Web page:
Widespread changes redesign curriculum

Many students at California State University, Monterey Bay (CSUMB) have heard that widespread changes are coming to the school curriculum; however, not many students have a clear understanding of what changes are being made and how it may affect their academic pathway. Understandably, many students have a lot of questions about what is truly being changed and what is simply rumor.

One of the main areas of confusion for students is what is happening concerning the language and culture study requirement, something every CSUMB student must fulfill as part of their general education. Kris Roney, associate vice president for Academic Programs and dean of University College and Graduate Studies Academic Affairs explained, “Students in bachelor of science or the Liberal Studies bachelor of arts degree programs are required to complete one semester of language and culture study at the 101 level or higher.

“Students may complete the requirement with a lower division general education Area C2 language course or with a new upper-division C Spanish or Japanese 350 course. In addition to the proficiency-level change, no degree programs have exemptions for transfer students on the basis of “high unit” status,” continued Roney.

Before, all students had to reach “the successful completion of ‘201 level’ or higher, which is about intermediate-low in the standards outlined by the American Council on the Teaching of Foreign Languages,” according to Roney. Although meeting this requirement varied depending on the student, as it could be partially satisfied through previous work such as “Advanced Placement exams or international schooling in languages other than English,” many students counted on taking up to three semesters of language and culture study. With the new curriculum, students in bachelor of science or Liberal Studies bachelor of arts degree programs are now only required to complete one semester, in contrast to as many as three.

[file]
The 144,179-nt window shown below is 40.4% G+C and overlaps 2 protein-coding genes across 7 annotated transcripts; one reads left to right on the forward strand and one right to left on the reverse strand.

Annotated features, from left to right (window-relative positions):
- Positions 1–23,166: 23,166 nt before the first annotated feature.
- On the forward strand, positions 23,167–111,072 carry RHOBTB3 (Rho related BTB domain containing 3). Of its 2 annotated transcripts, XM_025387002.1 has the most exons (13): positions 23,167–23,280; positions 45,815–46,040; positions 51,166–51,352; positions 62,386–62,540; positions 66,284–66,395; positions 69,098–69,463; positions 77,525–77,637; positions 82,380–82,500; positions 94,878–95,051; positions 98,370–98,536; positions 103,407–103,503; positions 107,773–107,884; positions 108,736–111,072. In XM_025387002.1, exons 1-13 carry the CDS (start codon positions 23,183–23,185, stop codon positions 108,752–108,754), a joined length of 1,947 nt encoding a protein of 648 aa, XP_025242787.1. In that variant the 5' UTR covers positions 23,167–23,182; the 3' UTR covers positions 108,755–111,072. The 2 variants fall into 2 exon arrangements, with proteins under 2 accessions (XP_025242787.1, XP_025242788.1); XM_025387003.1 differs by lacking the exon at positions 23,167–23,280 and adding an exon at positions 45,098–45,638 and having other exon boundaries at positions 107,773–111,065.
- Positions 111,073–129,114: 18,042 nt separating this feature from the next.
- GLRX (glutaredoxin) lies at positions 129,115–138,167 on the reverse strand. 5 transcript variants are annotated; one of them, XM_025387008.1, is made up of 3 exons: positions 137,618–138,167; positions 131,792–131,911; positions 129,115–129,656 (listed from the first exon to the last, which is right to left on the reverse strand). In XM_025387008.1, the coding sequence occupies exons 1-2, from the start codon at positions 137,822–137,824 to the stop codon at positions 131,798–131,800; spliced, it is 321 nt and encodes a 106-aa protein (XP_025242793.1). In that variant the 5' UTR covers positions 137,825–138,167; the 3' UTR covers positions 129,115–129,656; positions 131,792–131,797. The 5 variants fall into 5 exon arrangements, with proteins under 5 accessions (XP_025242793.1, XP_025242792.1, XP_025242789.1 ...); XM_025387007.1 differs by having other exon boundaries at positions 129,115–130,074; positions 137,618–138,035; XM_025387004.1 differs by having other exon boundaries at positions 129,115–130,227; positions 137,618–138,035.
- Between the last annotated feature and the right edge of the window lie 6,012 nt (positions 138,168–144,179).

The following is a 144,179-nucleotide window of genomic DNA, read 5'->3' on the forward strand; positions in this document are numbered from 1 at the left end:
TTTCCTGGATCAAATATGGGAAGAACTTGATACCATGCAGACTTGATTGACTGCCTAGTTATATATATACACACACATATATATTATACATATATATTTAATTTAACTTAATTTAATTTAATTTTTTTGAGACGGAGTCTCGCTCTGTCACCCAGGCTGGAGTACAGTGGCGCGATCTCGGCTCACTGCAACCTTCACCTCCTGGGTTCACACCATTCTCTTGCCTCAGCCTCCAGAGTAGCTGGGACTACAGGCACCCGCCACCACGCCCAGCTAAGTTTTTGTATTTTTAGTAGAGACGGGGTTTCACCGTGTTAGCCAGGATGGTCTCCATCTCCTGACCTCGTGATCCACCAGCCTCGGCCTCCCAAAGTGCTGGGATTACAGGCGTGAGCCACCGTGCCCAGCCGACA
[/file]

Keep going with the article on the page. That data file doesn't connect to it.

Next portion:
Additionally, “the language requirement is now called the ‘World Culture and Language’ requirement. Faculty considered feedback from student surveys and the needs of degree programs with the commitment to making the requirement common across a degree program.”

Roney also explained that “students in most bachelor of arts programs are required to complete either the 201 or higher level or one of the new Japanese or Spanish 340 courses that have the same prerequisite as 201 (a C- or higher in the 102 of that level). The 340 courses also meet upper-division C. The lower-division pre-requisite courses meet lower-division C2.”

The changes to CSUMB’s curriculum do not stop with the new language requirements. Currently, most courses are either three or four units; however, almost all courses will be three units in the redesigned curriculum. This will have a direct effect on time spent in the classroom; a three-unit course will “typically [be] scheduled for either three 50-minute, two 75-minute or one 150 [minute] meeting per week,” says Roney. “There are, of course, some variations due to the structure of courses [such as ones with integrated labs].”